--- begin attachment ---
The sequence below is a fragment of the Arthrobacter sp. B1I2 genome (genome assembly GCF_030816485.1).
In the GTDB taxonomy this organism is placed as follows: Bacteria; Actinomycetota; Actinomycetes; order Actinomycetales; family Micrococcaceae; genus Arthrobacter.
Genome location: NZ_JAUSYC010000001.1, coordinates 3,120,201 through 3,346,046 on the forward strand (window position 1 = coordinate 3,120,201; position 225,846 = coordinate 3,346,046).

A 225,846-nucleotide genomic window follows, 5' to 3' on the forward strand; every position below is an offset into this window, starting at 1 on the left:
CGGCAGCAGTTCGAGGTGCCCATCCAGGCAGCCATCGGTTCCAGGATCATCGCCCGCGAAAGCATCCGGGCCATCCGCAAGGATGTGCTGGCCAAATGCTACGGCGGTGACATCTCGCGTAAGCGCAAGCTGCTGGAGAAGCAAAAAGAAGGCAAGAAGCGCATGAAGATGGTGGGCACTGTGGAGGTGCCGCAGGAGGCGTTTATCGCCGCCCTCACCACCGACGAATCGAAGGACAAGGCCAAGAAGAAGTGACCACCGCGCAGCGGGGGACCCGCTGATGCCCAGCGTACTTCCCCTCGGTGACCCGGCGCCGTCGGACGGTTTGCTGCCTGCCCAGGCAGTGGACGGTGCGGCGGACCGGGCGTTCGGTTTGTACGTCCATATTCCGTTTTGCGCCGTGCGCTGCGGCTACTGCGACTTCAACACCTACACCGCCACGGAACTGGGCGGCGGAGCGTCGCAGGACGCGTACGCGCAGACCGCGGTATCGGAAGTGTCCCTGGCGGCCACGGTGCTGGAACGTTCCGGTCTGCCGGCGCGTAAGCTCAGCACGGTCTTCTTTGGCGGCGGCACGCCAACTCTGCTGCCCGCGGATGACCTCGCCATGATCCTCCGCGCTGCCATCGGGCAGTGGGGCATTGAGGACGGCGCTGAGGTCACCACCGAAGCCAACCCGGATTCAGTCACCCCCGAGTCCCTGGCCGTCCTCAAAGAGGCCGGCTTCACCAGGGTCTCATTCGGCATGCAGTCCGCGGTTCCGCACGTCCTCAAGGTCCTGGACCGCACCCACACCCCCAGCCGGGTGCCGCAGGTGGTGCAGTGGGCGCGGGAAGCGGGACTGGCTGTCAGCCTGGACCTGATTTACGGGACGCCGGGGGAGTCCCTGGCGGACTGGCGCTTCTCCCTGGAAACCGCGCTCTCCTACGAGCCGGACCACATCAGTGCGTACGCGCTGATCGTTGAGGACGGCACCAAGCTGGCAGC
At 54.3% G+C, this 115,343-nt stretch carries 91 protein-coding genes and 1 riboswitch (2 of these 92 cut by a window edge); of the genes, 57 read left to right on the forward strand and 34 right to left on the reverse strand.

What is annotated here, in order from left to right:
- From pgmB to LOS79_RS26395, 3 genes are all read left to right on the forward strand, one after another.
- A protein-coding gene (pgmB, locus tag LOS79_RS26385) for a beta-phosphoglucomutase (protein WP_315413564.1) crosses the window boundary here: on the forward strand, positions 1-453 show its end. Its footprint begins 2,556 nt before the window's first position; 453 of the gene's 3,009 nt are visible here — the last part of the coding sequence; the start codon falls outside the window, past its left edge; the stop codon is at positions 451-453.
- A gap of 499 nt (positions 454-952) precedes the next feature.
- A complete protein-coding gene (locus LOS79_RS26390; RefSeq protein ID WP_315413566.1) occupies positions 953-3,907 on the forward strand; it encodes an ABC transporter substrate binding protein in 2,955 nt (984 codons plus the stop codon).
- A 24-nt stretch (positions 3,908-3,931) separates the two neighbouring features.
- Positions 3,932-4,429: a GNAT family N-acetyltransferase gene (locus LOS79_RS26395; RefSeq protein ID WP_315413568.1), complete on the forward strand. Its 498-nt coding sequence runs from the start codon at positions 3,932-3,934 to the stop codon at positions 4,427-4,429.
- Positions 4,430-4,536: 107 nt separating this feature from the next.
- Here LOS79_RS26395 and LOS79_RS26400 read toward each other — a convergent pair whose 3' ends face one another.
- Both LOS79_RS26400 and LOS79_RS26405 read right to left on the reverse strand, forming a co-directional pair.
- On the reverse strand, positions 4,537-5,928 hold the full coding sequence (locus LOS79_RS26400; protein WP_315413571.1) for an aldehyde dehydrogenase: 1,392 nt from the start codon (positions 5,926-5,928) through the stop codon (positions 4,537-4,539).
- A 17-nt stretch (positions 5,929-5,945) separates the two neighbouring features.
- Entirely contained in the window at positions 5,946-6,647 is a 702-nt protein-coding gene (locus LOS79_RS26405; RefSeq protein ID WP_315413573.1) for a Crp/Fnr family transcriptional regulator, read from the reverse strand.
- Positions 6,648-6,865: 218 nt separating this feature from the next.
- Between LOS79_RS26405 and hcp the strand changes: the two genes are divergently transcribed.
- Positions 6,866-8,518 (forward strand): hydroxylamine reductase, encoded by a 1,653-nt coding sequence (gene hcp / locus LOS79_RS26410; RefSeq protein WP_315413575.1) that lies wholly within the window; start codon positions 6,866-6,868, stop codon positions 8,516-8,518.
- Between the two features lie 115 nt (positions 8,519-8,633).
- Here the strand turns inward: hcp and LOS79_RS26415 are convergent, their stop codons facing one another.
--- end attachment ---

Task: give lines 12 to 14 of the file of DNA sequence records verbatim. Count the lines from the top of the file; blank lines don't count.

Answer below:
- A 24-nt stretch (positions 3,908-3,931) separates the two neighbouring features.
- Positions 3,932-4,429: a GNAT family N-acetyltransferase gene (locus LOS79_RS26395; RefSeq protein ID WP_315413568.1), complete on the forward strand. Its 498-nt coding sequence runs from the start codon at positions 3,932-3,934 to the stop codon at positions 4,427-4,429.
- Positions 4,430-4,536: 107 nt separating this feature from the next.